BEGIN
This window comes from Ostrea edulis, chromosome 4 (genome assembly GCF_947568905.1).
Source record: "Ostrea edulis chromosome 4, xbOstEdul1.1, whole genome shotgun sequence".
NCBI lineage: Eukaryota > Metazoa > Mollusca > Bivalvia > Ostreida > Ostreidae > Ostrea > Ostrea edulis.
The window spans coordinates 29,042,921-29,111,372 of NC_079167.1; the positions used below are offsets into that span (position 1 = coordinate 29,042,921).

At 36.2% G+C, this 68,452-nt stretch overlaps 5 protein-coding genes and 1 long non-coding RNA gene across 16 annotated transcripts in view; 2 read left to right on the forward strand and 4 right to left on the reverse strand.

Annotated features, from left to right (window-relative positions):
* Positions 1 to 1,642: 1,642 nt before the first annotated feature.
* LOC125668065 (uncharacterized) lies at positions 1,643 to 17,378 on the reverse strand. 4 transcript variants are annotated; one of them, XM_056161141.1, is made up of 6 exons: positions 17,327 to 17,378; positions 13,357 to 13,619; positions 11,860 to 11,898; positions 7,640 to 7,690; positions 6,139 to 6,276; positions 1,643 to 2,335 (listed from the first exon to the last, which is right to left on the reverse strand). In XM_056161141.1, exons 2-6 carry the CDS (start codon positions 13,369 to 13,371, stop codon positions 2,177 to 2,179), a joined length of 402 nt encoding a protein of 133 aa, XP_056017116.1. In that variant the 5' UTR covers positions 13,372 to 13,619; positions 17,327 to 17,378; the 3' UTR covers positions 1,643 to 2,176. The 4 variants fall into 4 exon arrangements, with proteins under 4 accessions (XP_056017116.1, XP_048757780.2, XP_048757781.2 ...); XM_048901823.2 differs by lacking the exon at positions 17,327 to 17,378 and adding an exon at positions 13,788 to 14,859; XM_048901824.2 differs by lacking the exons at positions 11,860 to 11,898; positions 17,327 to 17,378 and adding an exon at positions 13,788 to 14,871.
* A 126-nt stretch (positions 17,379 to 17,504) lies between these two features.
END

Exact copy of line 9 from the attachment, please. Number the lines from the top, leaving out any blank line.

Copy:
* A 126-nt stretch (positions 17,379 to 17,504) lies between these two features.